Research Foundation News

October 4, 2018

Purdue-affiliated Adranos Inc. raises $800,000 to develop high-performance propellant for missile, space launch systems

Brandon Terry Adranos Inc. co-founder Brandon Terry preparing a static fire stand for a rocket test using a propellant called ALITEC that uses an aluminum, lithium alloy (Image provided). Download image

WEST LAFAYETTE, Ind. – Adranos Inc., a Purdue University-affiliated company developing a novel high-performance, solid propellant for long-range missile and space launch systems, has raised $800,000 to further advance the technology.

Adranos is developing a propellant called ALITEC that uses an aluminum, lithium alloy that has more thrust and is less corrosive than traditional solid propellants. Brandon Terry discovered the innovative rocket fuel while working on his Ph.D. at Purdue.

“This is a significant improvement over traditional fuels, and the funding will help us take our technology to the next level,” said Chris Stoker, who co-founded Adranos with Terry. The propellant could be used by the Army, Navy, Air Force, NASA, and other Department of Defense agencies as well as U.S. allied nations.

Adranos says its propellant is better because it would dramatically increase the range of a missile, giving military personnel a competitive advantage and making resupply missions safer. It also could reduce the missile smoke signature, making it more difficult to detect.

The more efficient propellant also could allow the Army to use smaller, more affordable missiles because each missile would need less propellant and could allow a craft to carry more missiles, increasing the number of possible strikes.

Adranos test A test fire by Adranos Inc. of a high-performance, solid propellant for long-range missile and space launch systems. Adranos officials say the novel propellant has more thrust and is less corrosive than traditional solid propellants. (Image provided) Download image

ALITEC would also virtually eliminate hydrochloric acid produced by other propellants. The acid contaminates the environment, corrodes ground-based equipment and damages sensitive satellite components.

Stoker said $600,000 in funding came from Archibald Cox Jr., chairman of Sextant Group Inc., a private investment firm. Cox is the former chairman of Barclays of America and former CEO of Morgan Stanley International and various other companies. He is now on the Adranos board. The remaining $200,000 is through the state of Utah’s USTAR TAP program, which supports private-sector technology development.

Adranos plans to use the money it has raised to perform static test fires and a 50-pound mix that will enable ALITEC to achieve full characterization according to the Department of Defense’s technology readiness scale prior to adoption into specific platforms.

“The tests we plan to perform with these funds will prepare ALITEC for adoption into actual platforms,” Stoker said.

Adranos previously received $20,000 in funding through the Elevate Purdue Foundry Fund, which provides funding for Purdue-affiliated startups with pre-seed seed and early-stage investment programs and previously won $74,000 through competing in various business plan competitions.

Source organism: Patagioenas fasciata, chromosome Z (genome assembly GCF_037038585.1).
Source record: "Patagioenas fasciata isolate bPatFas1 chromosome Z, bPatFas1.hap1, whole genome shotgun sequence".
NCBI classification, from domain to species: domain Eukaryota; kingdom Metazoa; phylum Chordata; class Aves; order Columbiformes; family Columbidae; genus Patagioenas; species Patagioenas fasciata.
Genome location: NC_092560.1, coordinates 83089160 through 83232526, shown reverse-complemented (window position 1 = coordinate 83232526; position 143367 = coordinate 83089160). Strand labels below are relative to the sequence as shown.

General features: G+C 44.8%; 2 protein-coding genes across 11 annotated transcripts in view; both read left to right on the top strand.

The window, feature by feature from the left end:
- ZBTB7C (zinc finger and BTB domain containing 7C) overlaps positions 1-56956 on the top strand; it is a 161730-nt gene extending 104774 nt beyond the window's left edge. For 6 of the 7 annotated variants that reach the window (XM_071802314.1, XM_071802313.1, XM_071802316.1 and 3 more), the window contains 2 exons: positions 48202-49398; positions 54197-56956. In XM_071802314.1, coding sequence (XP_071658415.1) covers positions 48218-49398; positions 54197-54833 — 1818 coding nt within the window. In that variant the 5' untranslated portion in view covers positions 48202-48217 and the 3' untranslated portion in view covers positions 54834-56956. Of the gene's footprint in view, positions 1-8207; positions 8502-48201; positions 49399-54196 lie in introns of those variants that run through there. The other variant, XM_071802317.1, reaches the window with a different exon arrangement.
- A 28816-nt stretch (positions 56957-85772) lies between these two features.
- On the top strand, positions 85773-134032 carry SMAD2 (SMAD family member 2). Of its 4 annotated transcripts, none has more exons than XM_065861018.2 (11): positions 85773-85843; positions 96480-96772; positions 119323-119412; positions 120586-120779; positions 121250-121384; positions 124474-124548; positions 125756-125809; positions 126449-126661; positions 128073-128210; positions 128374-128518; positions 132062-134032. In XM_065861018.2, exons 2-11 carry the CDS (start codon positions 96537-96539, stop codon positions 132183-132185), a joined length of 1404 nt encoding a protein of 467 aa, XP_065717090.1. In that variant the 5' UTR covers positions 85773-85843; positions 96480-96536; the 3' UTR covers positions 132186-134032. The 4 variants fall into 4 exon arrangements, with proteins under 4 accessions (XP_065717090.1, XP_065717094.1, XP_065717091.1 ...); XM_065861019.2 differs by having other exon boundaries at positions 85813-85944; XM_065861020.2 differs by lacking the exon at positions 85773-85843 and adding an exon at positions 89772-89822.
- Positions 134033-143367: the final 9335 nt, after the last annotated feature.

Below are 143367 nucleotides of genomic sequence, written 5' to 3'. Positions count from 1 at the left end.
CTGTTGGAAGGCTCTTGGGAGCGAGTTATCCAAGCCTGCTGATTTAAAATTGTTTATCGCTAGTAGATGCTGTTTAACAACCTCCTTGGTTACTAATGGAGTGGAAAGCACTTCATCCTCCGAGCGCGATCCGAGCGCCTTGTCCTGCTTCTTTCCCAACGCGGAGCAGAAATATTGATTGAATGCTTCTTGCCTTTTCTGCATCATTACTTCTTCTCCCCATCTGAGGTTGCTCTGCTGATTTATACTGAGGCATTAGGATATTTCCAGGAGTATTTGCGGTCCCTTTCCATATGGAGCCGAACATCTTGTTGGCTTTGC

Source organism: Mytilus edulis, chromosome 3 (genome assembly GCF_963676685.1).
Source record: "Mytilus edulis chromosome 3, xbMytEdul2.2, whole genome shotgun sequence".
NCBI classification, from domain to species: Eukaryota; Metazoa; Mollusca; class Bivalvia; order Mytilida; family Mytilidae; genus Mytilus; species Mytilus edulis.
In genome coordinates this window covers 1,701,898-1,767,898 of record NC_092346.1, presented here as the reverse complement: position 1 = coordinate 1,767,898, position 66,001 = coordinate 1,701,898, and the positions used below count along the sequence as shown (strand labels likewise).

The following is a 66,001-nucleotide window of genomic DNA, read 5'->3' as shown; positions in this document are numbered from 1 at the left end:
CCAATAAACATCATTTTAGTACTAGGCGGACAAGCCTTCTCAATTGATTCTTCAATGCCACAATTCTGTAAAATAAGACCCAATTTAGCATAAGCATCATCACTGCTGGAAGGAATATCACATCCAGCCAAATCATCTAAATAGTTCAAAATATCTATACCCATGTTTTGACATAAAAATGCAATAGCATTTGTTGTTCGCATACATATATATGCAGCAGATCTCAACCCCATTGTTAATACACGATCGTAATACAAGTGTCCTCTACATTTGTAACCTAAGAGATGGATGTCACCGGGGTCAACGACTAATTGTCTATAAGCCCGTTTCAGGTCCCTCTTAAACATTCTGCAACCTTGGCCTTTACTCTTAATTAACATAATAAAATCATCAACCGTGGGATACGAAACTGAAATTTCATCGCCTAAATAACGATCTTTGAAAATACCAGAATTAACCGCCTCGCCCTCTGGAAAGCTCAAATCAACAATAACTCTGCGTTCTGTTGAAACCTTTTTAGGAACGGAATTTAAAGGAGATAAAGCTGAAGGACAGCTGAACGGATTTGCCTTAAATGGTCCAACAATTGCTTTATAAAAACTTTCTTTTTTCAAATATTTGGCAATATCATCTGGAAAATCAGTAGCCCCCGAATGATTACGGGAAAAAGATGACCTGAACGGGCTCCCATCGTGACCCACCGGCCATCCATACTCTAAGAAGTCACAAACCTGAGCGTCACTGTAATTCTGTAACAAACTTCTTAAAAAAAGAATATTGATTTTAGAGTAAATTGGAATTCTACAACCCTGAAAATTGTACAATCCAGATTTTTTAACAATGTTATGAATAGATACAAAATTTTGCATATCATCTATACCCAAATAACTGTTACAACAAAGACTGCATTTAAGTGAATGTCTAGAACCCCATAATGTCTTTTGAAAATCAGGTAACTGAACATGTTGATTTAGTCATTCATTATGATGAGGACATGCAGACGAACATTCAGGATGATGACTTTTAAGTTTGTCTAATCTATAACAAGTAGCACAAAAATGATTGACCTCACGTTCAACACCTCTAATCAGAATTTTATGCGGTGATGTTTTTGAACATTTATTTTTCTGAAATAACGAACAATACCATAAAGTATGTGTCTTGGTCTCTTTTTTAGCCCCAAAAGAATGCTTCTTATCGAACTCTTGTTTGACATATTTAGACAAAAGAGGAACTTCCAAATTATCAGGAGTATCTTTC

Adranos also is one of 25 semifinalists for the Army’s Expeditionary Technology Search, or xTechSearch, with prizes ranging from $1,000 to $325,000. The Army is expected to narrow the list to 12 finalists, each of whom will be provided $125,000 and the opportunity to perform a capstone demonstration to senior Army leadership. If selected as a finalist, Adranos plans to perform a live rocket flight test using ALITEC to compete for the xTechSearch grand prize of $200,000.

“This flight test would be a great opportunity for us to show senior Army leaders how our propellant is more efficient and cleaner than other propellants in an operational environment,” Stoker said.

The technology aligns with Purdue's "giant leaps" celebrating the university’s global advancements made in health, space, artificial intelligence and sustainability highlights as part of Purdue’s 150th anniversary. Those are the four themes of the yearlong celebration’s Ideas Festival, designed to showcase Purdue as an intellectual center solving real-world issues.

Technology used by Adranos is licensed through the Purdue Office of Technology Commercialization, which patented the technology. Adranos is continuing to raise funds to advance the technology and is seeking potential licensees.

Adranos also has just launched a new website at www.adranos.com.

About Purdue Office of Technology Commercialization

The Purdue Office of Technology Commercialization operates one of the most comprehensive technology transfer programs among leading research universities in the U.S. Services provided by this office support the economic development initiatives of Purdue University and benefit the university's academic activities. The office is managed by the Purdue Research Foundation, which received the 2016 Innovation and Economic Prosperity Universities Award for Innovation from the Association of Public and Land-grant Universities. For more information about funding and investment opportunities in startups based on a Purdue innovation, contact the Purdue Foundry at foundry@prf.org. For more information on licensing a Purdue innovation, contact the Office of Technology Commercialization at otcip@prf.org. The Purdue Research Foundation is a private, nonprofit foundation created to advance the mission of Purdue University.         

Writer: Tom Coyne, 765-588-1044, tjcoyne@prf.org

Source: Chris Stoker,  chris@adranos.com 


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